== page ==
Avoid Landlord Tenant Disputes Through Rental Agreements
It’s just as important to have a rock solid lease as it is to have a fair lease for you and your tenants. It has to be a win-win otherwise you can potentially run into more rental disputes than you’d like to. A fair lease covers not only how the landlord and his/her property will be protected but also covers tenant rights when it comes to maintenance requests, privacy and their right to enjoyment of their home.
It’s imperative the tenant understand your lease in its entirety. Taking the time to perfect your lease by either using your favorite apartment association or your landlord attorney is always a good start.
There are many laws landlords in California must follow. Failing to familiarize yourself with them can create a lot of unnecessary tension between you and your tenant leading to landlord tenant disputes. As we’ve already mentioned, one of the biggest ones is having to maintain your rental unit in habitable conditions. But what does this mean?
California law make this very clear:
“A rental unit may be considered uninhabitable (unlivable) if it contains a lead hazard that endangers the occupants or the public, or is a substandard building because, for example, a structural hazard, inadequate sanitation, or a nuisance endangers the health, life, safety, property, or welfare of the occupants or the public.”
Tenants have responsibilities too. Legally, they must reasonably take care of your rental units and common areas. Tenants are also responsible for repairs caused by damages to the property due to neglect or abuse by the tenant, guests or pets.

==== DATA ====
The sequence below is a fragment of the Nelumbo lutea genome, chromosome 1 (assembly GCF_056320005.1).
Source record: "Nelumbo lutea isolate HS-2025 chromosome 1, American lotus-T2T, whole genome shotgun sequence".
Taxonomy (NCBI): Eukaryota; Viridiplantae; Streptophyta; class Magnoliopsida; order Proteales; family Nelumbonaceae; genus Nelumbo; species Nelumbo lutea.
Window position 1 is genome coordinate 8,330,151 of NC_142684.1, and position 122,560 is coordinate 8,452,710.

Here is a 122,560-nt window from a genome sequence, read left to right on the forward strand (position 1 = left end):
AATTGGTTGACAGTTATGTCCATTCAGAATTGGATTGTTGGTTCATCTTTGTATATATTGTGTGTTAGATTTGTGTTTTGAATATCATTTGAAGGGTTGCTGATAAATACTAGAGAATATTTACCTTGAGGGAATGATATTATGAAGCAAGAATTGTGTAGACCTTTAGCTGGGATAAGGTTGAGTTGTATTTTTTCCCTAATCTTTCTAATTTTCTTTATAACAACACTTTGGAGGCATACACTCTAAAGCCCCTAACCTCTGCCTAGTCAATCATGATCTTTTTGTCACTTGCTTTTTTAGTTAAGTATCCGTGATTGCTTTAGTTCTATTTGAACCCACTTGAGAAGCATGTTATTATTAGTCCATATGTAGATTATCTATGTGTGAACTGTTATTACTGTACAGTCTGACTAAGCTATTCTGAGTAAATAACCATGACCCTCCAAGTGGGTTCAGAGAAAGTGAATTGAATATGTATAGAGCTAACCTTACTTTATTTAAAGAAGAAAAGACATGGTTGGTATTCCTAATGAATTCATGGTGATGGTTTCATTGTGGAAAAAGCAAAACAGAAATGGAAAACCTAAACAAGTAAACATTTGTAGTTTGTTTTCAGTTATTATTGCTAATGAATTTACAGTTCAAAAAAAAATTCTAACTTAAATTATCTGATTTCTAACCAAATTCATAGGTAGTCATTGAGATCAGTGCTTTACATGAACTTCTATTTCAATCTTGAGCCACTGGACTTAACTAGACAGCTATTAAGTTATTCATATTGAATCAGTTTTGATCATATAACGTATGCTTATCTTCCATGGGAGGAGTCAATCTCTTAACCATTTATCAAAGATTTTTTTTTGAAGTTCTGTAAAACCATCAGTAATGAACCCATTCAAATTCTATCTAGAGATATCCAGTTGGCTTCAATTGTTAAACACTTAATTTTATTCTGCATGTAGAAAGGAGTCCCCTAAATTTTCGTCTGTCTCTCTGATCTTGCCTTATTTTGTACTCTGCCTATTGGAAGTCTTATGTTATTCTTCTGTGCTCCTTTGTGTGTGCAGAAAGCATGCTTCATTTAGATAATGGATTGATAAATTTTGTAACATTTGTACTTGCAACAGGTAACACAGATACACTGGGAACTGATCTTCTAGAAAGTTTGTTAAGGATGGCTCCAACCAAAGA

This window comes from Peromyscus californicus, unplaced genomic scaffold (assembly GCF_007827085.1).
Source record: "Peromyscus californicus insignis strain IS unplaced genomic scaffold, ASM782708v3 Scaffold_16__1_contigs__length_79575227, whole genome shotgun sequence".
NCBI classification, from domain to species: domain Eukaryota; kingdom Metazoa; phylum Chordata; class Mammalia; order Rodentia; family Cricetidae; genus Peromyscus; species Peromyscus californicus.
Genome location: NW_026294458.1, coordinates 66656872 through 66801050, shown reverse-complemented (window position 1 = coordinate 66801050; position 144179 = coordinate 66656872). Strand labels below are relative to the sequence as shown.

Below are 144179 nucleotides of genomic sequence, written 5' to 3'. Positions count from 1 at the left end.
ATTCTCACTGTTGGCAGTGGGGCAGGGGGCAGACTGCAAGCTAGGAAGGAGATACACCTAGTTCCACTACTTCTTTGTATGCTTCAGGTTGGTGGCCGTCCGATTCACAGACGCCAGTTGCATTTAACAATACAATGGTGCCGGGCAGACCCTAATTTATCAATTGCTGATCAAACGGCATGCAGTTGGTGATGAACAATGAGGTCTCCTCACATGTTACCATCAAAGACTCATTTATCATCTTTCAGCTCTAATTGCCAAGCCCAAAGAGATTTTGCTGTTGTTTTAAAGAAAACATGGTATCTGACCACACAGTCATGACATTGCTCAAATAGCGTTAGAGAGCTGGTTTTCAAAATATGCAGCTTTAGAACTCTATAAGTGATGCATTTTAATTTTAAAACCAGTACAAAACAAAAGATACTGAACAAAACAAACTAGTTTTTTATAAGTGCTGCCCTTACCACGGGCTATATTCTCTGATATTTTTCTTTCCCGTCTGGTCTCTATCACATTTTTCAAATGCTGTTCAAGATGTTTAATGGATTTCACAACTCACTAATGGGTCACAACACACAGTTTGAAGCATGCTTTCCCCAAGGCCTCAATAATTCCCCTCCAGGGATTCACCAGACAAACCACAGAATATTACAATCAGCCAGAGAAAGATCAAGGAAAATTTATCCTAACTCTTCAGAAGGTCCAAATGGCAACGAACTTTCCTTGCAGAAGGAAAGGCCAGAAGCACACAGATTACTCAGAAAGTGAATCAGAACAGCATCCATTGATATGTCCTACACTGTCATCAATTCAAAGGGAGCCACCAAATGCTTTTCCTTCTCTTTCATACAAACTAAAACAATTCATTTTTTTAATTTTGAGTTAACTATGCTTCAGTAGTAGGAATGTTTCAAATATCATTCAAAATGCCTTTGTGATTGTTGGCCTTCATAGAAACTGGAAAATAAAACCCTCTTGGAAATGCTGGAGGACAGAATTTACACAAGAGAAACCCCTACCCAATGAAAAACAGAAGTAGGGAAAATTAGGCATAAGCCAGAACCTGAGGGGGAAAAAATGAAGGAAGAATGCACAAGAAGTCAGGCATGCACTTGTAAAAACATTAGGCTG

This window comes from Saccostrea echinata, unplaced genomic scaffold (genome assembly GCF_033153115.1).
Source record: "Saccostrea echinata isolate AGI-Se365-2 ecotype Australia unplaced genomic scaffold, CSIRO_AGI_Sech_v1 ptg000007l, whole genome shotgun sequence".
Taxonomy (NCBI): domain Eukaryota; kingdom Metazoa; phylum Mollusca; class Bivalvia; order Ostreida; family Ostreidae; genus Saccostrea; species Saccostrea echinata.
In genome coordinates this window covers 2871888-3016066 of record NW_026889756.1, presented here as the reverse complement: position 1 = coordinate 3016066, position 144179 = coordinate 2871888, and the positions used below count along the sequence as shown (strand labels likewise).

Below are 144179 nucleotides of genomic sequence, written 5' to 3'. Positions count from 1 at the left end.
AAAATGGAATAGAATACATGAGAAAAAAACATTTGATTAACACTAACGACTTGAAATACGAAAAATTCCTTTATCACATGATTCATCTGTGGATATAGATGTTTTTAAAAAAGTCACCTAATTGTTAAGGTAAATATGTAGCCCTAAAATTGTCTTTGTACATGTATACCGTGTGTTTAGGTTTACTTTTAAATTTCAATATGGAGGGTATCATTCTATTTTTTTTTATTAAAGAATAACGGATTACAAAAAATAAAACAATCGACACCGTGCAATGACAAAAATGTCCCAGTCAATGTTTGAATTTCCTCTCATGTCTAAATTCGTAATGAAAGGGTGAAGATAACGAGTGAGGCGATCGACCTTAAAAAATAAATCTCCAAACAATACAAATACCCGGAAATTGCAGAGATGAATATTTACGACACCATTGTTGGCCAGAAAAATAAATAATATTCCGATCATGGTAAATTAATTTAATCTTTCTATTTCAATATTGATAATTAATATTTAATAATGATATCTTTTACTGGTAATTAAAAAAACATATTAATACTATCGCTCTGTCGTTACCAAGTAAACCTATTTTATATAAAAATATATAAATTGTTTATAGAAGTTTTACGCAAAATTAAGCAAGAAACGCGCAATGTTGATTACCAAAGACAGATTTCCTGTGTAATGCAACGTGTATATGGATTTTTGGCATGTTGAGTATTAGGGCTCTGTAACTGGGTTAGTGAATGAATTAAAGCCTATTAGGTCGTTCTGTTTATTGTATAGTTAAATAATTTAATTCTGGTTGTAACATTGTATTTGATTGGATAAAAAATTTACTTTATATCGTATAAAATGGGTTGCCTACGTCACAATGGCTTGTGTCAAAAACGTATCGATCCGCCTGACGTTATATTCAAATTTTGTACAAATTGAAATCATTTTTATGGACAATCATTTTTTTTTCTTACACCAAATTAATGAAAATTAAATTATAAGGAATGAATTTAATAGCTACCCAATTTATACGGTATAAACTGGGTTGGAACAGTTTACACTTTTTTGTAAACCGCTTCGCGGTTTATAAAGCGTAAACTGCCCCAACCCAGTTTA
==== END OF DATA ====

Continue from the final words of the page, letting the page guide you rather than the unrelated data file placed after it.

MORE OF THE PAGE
By taking the time to fully understand what your rights and responsibilities are as a landlord, the less disputes you’re bound to see.
An important step in avoiding landlord and tenant disputes is to advertise your property in such a way that you only attract the types of tenants you want in your property. The more time and money you invest in your property and your advertising process, the better results your search will yield. If your property is in a high rent market area, make sure you take professional photos, take time to describe all of your amenities, use keywords in your ads and use the correct channels to attract the tenants you want to rent to.
Avoiding landlord tenant disputes starts before a prospective tenant even calls you. Make sure you specifically state on your ad what your tenant can expect during the screening process, your rental requirements and so on. The stricter you “seem” while you advertise may affect your vacancy length, but it usually attracts higher tenants who also have high standards.
Move in/Move out Walkthroughs
To avoid any potential landlord tenant dispute once the tenant has finished occupying your rental unit, make it a habit to create a move-in inspection checklist. This checklist should include items such as number of keys provided to the tenant at move-in, furniture if furniture is provided and mention areas that commonly create disputes such as mold in the bathroom and garbage disposals. Make sure you date and sign the checklist and provide a copy to the tenant. It’s also a great idea to take photos. Print them and store them in a folder that can be easily accessible later.